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Elijah Gowin, associate professor and Guggenheim Fellowship recipient, shows students how to make a photogram.

A positive impression

Department of Art and Art History reaches out to area high schools

Toward the end of the fall semester, 37 high school sophomores – some who had never considered college as an option – stepped onto the UMKC campus. By the end of their visit, several talked about dedicating themselves to their studies, applying for college scholarships and pursuing an education at UMKC.

Arranged by the College of Arts and Sciences’ Department of Art and Art History and PREP-KC, Kansas City’s leading urban education intermediary – the annual college immersion program prepares artistically-inclined students for higher education. Chaired by UMKC Chancellor Leo Morton, PREP-KC’s mission is to increase college-readiness and access to high-quality employment for the more than 60,000 mostly low-income students served by six of Kansas City’s bi-state urban school districts.

“This tour is always so exciting, because not only are high school students having conversations and spending time with the department professors, but they are also observing and speaking with students in the department,” said Anne Johnston, Arts and Communication Industry Area Liaison for PREP-KC. “They genuinely get a sense of what it means to go to college and study art. This is truly a transformative and eye-opening experience.”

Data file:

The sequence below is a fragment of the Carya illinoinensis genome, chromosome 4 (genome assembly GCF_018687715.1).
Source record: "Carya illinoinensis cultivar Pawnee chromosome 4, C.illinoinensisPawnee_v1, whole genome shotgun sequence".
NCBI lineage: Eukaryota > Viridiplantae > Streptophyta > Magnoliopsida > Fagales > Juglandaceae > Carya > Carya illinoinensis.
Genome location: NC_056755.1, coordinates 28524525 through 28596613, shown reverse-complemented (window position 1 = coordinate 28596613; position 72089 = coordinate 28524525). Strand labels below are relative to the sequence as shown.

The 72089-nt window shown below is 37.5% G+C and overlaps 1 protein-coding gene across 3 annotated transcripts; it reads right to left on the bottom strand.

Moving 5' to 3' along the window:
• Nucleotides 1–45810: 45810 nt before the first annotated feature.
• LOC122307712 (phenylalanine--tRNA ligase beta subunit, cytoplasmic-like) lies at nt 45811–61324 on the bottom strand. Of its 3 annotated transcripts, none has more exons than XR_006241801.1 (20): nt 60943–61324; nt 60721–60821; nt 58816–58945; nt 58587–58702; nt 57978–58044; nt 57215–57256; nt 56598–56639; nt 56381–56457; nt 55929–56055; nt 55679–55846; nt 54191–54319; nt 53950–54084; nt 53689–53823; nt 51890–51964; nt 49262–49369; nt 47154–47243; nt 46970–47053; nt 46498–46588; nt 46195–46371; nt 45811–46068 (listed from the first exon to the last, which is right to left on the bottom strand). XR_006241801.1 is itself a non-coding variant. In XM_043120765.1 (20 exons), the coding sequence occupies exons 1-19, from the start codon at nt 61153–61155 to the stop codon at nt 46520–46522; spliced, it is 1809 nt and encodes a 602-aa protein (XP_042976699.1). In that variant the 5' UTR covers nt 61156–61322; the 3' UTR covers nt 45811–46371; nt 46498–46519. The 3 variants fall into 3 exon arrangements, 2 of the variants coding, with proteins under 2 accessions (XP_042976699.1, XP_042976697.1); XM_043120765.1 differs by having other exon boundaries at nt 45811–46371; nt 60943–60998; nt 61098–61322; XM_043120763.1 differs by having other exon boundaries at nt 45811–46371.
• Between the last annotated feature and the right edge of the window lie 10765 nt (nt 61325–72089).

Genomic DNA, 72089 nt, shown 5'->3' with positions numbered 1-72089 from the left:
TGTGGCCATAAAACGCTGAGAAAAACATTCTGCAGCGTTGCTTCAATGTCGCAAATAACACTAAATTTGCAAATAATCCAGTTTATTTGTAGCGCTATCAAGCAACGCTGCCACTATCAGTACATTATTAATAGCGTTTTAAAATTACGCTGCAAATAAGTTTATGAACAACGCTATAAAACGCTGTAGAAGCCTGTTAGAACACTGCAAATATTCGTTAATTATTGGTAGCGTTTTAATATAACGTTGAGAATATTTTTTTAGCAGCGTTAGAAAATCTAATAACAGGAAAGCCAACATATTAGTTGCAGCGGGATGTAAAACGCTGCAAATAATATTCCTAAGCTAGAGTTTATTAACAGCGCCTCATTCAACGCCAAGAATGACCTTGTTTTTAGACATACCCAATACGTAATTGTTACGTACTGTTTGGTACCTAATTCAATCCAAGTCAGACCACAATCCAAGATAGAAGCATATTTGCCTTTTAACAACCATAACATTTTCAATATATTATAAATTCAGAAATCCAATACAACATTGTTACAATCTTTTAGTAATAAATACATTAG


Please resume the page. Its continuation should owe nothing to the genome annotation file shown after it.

An Artistic Perspective

Beginning their day at the Fine Arts Building, students learned about printmaking with lecturer Grant Miller, 2D design with lecturer Davin Watne, drawing with Assistant Professor Ricky Allman and multimedia with Associate Professor Barry Anderson.

Students also worked on an art project in a photography lab led by Associate Professor Elijah Gowin, a Guggenheim Fellowship recipient. As students gathered in the Fine Arts Building's photography classroom, Gowin described artistic educational opportunities, and then explained how to create a photogram – an image created by placing objects onto photographic paper and exposing them to light.

A Futuristic View

Although they must complete two and a half years of high school before officially beginning life as college students, the PREP-KC participants have developed a clearer view of their future opportunities.

“The KC-Prep program is great, because it makes getting to college a more concrete and attainable goal,” Gowin said. “It becomes a little less mysterious. Students also see the benefits and opportunities that would be awarded to them, and this encourages them to stick with their studies and persevere.”

Kati Toivanen, chair of the Department of Art and Art History, also believes that the program has had a positive effect on UMKC students.

“These visits give our current students a chance to share about their experiences in college,” Toivanen said. “They realize how far they have gone, giving them perspective on their own education.”

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"This tour is always so exciting, because not only are high school students having conversations and spending time with the department professors, but they are also observing and speaking with students in the department.”

Anne Johnston
PREP-KC

Marissa Hartman, a  PREP-KC participant, displays the photogram she created.